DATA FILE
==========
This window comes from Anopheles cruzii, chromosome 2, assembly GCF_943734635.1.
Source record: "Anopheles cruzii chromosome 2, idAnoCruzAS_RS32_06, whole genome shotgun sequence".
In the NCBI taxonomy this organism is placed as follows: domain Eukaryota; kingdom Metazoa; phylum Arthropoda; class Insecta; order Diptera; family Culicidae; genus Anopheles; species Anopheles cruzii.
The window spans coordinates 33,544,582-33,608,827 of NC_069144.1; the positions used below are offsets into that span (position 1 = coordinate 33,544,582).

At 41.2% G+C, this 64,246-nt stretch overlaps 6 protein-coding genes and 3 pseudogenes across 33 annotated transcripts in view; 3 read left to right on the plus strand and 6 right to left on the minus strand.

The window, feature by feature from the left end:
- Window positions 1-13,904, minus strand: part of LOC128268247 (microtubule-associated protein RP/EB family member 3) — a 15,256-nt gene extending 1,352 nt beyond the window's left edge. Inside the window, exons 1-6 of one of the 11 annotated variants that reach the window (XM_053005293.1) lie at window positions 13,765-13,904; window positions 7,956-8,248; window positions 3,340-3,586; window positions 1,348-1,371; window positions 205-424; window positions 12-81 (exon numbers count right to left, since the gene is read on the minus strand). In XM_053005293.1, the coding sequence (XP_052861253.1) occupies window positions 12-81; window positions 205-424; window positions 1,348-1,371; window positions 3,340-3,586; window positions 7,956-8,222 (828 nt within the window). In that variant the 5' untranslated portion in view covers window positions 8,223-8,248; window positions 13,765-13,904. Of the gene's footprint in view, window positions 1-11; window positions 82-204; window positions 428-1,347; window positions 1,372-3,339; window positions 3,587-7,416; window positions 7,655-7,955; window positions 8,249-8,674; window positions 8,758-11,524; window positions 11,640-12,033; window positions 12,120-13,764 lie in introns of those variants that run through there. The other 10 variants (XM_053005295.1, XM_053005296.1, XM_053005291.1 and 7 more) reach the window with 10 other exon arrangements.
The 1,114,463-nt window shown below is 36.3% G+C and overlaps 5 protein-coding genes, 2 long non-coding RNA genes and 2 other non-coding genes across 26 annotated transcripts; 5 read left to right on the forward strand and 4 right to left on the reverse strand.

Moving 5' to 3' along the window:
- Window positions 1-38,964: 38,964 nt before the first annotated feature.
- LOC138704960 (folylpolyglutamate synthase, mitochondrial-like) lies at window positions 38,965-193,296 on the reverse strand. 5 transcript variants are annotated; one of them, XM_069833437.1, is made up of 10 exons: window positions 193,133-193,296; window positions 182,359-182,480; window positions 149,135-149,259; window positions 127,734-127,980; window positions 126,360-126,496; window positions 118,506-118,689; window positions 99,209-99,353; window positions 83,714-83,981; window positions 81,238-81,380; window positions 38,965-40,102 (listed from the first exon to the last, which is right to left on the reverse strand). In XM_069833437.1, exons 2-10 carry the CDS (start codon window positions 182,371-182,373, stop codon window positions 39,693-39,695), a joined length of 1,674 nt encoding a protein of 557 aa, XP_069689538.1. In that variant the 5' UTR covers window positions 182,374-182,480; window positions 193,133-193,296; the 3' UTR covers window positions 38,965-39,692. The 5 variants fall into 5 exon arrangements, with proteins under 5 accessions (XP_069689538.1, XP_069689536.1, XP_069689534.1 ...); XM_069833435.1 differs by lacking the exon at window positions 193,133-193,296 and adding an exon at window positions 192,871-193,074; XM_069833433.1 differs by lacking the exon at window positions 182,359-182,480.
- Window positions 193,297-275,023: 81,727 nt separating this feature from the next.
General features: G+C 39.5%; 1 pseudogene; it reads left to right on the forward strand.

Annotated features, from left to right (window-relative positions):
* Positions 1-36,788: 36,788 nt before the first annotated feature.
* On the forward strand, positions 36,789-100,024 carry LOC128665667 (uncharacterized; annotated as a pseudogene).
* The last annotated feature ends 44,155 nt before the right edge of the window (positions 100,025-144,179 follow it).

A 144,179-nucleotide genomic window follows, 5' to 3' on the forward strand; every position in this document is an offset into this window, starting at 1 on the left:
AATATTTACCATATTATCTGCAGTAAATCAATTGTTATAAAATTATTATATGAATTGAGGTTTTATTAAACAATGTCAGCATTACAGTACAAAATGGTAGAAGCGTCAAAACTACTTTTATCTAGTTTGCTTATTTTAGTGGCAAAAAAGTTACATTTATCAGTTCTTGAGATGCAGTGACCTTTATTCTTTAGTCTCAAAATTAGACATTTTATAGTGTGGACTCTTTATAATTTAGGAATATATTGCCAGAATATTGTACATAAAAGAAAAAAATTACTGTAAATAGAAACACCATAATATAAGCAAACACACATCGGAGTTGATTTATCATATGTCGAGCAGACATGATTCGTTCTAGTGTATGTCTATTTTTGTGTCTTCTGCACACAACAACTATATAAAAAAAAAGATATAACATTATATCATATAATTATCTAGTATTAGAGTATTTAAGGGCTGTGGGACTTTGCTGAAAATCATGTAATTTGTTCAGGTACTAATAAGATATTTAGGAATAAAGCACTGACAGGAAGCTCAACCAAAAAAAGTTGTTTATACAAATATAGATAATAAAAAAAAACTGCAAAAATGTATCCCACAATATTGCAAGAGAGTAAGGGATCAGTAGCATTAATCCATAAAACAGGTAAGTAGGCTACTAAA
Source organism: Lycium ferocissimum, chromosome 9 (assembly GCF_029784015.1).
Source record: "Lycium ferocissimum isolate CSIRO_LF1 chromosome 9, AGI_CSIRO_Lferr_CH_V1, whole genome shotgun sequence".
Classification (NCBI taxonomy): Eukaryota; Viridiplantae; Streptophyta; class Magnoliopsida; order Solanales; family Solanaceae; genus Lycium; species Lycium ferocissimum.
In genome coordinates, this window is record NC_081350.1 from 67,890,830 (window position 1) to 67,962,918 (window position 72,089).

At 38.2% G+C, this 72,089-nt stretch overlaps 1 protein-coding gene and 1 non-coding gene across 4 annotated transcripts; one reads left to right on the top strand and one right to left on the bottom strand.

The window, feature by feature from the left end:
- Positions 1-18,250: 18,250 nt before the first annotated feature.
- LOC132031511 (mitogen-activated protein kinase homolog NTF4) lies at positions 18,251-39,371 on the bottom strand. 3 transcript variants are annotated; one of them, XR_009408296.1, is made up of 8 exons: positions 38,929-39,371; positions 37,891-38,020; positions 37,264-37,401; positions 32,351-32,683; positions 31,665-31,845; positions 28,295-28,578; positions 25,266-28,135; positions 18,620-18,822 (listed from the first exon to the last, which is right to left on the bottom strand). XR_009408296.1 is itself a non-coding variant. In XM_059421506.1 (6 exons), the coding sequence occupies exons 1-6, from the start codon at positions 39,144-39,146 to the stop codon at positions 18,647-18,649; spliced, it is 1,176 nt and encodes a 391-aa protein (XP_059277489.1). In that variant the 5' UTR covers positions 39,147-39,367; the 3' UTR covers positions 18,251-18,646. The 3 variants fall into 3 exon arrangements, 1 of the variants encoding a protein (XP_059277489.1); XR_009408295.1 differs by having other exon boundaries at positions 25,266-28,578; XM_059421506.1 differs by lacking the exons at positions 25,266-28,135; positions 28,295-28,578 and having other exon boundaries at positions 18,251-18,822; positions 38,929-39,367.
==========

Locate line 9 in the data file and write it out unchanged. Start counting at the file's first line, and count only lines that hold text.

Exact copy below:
Moving 5' to 3' along the window: